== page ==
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provision, a task that to our knowledge has not been performed by any other court of appeals.1

I.

The growth of electronic communications has stimulated Congress to enact statutes that provide both access to information heretofore unavailable for law enforcement purposes and, at the same time, protect users of such communication services from intrusion that Congress deems unwarranted. The Stored Communications Act (" SCA" ), was enacted in 1986 as Title II of the Electronic Communications Privacy Act of 1986 (" ECPA" ), Pub.L. No. 99-508, 100 Stat. 1848 (1986) (codified as amended at 18 U.S.C. §§ 2701-2711 (2010)), which amended the Omnibus Crime Control and Safe Streets Act of 1968 (the " Wiretap Act" ), Pub.L. No. 90-351, 82 Stat. 197 (1968).2 In 1994, Congress enacted the Communications Assistance for Law Enforcement Act (" CALEA" ), Pub.L. No. 103-414, 108 Stat. 4279, 4292 (1994) (codified in relevant part at 18 U.S.C. § 2703 (2010)), in part to amend the SCA.

The SCA is directed to disclosure of communication information by providers of electronic communications (" providers" ). Section 2703(a) covers the circumstances in which a governmental entity may require providers to disclose the contents of wire or electronic communications in electronic storage; section 2703(b) covers the circumstances in which a governmental entity may require providers to disclose the contents of wire or electronic communications held by a remote computing service. See 18 U.S.C. § 2703(a)-(b). Neither of those sections is at issue here. The Government does not here seek disclosure of the contents of wire or electronic communications. Instead, the Government seeks what is referred to in the statute as " a record or other information pertaining to a subscriber to or customer of such service," a term that expressly excludes the contents of communications. Id. 2703(c)(1).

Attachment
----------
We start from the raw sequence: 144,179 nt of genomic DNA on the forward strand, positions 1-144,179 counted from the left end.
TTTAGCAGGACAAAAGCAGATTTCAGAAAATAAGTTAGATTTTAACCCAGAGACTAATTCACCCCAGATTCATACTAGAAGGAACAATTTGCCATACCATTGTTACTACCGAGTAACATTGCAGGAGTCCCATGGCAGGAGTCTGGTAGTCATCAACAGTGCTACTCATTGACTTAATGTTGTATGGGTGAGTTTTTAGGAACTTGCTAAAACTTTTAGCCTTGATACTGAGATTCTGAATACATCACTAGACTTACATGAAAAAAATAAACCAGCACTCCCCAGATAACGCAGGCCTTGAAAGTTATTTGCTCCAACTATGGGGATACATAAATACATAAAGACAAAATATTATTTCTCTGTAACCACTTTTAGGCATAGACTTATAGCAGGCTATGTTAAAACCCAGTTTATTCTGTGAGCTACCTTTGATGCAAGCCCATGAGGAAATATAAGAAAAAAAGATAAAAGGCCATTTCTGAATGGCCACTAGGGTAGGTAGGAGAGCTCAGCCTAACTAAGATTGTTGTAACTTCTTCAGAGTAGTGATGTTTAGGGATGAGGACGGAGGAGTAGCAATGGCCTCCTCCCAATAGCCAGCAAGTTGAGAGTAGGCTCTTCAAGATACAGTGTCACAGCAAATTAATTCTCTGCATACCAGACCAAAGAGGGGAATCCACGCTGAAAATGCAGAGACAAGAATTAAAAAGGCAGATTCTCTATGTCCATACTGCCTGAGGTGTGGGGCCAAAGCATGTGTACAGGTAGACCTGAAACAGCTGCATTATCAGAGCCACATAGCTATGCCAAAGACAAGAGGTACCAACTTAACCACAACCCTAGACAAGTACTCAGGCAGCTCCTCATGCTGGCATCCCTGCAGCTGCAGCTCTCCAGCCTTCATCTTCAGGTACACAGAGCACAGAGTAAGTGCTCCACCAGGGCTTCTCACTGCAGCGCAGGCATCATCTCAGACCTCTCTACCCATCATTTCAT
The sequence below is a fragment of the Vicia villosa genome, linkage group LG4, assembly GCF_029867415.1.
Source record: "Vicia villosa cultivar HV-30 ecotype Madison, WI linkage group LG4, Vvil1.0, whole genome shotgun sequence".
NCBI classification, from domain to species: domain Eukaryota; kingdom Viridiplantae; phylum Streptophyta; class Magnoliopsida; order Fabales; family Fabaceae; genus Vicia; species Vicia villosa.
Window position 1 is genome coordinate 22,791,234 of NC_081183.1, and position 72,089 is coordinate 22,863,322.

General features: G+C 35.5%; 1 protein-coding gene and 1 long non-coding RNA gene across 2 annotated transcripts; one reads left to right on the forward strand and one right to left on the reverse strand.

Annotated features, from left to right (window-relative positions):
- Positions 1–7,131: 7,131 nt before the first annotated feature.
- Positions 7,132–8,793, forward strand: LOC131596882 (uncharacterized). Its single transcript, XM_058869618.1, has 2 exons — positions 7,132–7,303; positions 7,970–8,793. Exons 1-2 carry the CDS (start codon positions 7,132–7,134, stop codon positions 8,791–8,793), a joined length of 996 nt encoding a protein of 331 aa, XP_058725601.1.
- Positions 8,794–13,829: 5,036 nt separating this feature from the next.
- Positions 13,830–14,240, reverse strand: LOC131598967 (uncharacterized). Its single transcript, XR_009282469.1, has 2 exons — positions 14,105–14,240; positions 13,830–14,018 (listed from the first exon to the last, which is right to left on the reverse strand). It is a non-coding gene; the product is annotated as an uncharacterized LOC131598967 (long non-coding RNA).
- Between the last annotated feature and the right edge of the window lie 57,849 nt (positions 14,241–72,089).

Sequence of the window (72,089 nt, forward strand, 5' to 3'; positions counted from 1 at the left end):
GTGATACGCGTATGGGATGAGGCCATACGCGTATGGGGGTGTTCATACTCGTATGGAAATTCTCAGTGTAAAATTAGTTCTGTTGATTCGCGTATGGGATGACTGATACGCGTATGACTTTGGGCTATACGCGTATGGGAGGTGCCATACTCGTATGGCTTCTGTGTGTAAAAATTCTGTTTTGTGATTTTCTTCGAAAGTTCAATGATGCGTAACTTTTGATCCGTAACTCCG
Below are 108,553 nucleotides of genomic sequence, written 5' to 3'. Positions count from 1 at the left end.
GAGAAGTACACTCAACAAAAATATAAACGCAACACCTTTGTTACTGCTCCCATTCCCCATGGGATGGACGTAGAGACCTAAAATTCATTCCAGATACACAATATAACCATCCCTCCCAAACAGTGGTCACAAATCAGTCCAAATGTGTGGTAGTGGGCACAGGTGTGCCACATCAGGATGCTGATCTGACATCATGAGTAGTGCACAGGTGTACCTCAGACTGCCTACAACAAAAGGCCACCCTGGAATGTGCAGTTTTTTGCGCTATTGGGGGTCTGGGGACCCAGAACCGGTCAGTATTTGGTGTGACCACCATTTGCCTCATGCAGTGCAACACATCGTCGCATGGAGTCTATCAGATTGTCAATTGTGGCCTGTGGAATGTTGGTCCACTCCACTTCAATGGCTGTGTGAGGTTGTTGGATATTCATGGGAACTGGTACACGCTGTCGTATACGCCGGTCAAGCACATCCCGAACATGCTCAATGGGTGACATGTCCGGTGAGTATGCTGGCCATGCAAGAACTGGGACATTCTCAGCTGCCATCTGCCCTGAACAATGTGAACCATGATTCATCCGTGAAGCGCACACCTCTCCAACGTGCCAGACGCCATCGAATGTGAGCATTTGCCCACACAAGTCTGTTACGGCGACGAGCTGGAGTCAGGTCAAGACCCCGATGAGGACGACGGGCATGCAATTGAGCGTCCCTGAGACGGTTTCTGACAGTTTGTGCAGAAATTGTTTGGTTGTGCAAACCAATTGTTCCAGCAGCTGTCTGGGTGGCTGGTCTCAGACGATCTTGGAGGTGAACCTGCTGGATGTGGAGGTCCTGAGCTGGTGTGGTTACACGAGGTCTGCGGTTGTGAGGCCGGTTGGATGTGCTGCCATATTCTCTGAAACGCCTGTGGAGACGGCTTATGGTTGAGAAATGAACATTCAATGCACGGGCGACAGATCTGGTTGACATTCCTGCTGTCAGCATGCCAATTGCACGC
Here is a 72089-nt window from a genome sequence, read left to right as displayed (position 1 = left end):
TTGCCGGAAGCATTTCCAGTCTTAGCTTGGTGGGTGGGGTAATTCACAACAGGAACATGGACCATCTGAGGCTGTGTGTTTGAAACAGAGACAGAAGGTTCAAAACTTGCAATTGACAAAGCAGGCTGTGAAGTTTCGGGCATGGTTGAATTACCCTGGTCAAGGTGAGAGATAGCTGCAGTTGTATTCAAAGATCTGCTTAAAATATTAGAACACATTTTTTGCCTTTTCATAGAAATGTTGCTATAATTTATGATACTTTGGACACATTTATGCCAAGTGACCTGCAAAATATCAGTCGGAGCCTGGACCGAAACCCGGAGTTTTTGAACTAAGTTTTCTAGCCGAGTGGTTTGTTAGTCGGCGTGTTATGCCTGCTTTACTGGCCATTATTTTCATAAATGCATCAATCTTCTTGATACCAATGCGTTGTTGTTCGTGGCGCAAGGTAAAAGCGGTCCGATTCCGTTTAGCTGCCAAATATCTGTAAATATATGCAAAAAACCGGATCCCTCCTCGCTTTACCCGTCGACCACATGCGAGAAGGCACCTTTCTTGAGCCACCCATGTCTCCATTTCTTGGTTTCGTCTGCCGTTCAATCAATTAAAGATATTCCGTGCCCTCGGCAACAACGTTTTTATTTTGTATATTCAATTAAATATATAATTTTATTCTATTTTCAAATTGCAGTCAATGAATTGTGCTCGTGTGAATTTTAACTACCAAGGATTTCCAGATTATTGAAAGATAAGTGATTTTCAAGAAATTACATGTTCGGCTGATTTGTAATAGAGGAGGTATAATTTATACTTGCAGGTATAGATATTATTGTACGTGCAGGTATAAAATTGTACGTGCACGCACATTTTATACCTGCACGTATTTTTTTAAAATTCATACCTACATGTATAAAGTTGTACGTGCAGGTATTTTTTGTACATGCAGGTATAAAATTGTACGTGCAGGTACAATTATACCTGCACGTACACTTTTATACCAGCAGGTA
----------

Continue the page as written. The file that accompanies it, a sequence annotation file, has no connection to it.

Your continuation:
Section 2703(c)(1) of the SCA provides:

(c) Records concerning electronic communication service or remote computing service.


(1) A governmental entity may require a provider of electronic communication service or remote computing service to disclose a record or other information pertaining to a subscriber to or customer of such service (not including the contents of communications) only when the governmental entity-

(A) obtains a warrant issued using the procedures described in the Federal Rules of Criminal Procedure (or, in the case of a State court, issued using State warrant procedures) by a court of competent jurisdiction;

(B) obtains a court order for such disclosure under subsection (d) of this section;

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(C) has the consent of the subscriber or customer to such disclosure;

(D) submits a formal written request relevant to a law enforcement investigation concerning telemarketing fraud for the name, address, and place of business of a subscriber or customer of such provider, which subscriber or customer is engaged in telemarketing (as such term is defined in section 2325 of this title); or

(E) seeks information under paragraph (2).

Id. The formal separation of these options in § 2703(c)(1) evinces Congressional intent to separate the requirements for their application. Each option in § 2703(c)(1) is an independently authorized procedure. The only options relevant to the matter before us are § 2703(c)(1)(A) for obtaining a warrant and § 2703(c)(1)(B) for obtaining a court order under § 2703(d).